There are also technological barriers to entry, says Bahati. For one thing, most of the NFT arts market is concentrated on the Ethereum network. That’s great for security, says Bahati, but the ‘gas fees’ required to successfully make a transaction mean that hosting a DAO on the platform increases the cost of membership. Bahati has also experienced compatibility problems between the security protocols underpinning DAOs and NFTs, which has sometimes led to them temporarily disappearing after purchase. “The NFT just wasn’t showing up on our end, and that scared the living crap out of me,” she says.
Other aspects of the model remain untested. Hok posits a scenario where, after a crash in the value of a cryptocurrency takes place and governance tokens can be bought cheaply, a DAO could experience a hostile takeover. This isn’t necessarily a barrier to wider adoption, though, and Hok believes that the fundamental appeal of the DAO model – a transparent and secure way to enable collective decision-making – could see them break out of the crypto space in the near term. “I think non-profits would be the closest direction of what’s realistic,” says Hok. In turn, this has profound implications for how trade unions and industry associations are organised and managed.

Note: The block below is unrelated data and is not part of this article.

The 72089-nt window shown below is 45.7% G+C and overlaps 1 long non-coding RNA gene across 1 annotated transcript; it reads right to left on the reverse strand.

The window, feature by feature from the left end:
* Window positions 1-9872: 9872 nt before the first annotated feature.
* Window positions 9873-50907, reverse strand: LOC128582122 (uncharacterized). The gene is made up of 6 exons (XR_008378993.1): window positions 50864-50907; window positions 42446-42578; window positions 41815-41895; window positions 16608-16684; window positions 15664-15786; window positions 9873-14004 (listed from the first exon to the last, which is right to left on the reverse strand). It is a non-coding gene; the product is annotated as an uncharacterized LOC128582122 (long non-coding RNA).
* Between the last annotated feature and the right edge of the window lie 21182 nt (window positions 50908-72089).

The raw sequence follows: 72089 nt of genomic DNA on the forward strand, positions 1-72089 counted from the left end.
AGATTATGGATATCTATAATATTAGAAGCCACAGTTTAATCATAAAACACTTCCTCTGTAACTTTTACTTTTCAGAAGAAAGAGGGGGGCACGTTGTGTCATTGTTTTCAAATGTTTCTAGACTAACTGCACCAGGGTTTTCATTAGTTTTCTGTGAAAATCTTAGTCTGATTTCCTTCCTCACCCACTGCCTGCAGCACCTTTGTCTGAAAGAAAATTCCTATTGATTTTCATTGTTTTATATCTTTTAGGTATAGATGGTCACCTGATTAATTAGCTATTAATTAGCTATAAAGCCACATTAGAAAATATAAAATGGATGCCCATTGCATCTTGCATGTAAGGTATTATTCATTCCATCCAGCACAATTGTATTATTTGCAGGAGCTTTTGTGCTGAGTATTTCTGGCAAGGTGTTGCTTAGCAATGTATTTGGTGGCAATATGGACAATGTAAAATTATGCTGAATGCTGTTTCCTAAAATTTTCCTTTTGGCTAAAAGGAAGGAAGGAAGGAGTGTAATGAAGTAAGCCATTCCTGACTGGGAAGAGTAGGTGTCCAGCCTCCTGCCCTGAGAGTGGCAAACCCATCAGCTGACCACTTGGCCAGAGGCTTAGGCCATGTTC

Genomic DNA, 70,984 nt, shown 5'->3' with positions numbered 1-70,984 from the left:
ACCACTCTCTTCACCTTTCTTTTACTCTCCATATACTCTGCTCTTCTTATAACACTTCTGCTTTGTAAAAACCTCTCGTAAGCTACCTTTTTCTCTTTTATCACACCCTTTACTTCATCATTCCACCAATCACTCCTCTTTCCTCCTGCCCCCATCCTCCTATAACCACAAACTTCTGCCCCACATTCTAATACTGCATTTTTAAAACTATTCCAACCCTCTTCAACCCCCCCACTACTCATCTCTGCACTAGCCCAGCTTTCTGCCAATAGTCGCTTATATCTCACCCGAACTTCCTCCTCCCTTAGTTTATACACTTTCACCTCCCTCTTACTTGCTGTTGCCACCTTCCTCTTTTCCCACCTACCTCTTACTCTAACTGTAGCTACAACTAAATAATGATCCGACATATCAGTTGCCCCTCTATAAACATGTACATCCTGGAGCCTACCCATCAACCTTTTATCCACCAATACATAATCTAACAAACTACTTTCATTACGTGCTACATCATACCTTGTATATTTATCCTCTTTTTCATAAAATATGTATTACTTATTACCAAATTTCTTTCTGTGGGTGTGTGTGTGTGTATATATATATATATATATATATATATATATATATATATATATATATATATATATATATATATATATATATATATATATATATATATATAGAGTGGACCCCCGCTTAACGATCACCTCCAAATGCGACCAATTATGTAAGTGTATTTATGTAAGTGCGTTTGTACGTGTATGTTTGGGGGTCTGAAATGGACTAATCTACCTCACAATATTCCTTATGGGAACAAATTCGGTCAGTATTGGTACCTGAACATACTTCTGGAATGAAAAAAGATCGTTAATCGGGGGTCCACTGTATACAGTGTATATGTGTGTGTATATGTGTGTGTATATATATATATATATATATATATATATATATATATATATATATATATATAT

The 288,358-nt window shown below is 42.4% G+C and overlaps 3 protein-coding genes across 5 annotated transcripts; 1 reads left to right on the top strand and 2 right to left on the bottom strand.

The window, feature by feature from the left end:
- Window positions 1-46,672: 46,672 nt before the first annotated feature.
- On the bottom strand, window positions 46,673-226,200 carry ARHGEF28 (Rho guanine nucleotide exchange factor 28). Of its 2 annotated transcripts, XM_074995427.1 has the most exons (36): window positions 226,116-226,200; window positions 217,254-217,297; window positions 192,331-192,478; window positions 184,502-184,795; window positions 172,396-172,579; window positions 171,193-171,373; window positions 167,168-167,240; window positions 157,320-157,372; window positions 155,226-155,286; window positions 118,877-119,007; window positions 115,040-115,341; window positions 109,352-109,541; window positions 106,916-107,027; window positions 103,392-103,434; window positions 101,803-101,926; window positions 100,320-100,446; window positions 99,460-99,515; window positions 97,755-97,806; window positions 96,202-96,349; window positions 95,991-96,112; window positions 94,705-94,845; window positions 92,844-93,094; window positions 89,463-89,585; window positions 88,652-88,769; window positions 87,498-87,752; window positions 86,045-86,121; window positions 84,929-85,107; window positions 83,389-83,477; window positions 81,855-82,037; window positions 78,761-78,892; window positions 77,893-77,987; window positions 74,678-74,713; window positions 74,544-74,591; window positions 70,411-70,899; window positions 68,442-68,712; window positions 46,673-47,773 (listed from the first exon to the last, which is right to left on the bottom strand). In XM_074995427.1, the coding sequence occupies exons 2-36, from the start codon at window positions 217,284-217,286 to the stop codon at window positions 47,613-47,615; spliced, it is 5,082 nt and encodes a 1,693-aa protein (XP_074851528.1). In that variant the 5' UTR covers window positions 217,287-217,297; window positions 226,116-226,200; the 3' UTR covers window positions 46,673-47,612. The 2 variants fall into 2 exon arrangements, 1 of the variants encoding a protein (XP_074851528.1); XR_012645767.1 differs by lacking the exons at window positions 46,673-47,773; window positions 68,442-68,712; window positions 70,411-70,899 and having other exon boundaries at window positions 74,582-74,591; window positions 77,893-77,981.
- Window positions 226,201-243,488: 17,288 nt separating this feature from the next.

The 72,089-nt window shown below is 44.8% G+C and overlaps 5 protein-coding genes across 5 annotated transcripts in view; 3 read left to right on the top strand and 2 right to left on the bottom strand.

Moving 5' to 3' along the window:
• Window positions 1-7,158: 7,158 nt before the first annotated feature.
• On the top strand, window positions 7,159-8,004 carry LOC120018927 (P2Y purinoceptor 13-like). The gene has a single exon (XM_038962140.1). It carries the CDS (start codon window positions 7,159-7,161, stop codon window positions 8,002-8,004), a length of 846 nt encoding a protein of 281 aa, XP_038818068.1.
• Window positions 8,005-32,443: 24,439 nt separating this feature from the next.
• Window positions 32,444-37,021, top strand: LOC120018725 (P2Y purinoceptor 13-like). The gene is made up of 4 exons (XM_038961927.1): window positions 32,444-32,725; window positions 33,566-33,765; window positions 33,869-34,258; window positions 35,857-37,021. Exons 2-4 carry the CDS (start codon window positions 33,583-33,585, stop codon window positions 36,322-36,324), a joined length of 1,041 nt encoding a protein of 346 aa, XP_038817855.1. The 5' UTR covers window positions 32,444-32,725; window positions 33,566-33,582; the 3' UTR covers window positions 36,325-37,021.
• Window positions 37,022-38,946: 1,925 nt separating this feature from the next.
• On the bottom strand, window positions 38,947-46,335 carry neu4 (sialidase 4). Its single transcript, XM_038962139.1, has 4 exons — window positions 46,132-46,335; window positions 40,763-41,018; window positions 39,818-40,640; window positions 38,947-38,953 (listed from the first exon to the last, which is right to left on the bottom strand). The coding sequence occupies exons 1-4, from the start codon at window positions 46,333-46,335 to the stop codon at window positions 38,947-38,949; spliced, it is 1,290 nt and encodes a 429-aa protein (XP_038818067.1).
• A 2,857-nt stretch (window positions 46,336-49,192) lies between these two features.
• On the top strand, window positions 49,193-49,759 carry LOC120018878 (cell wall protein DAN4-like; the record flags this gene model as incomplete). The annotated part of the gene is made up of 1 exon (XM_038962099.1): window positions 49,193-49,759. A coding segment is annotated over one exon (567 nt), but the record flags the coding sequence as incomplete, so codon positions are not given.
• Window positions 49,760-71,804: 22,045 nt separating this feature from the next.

The co-founder of herstoryDAO, too, remains doggedly optimistic. “We’ve been marginalised voices in this space and in history,” says Bahati. For its members, herstoryDAO is an opportunity to help reverse that and do it within a model that feels almost ancestral. “The best analogy for a DAO would be a tribe. And it feels very communal. It feels very ancient.”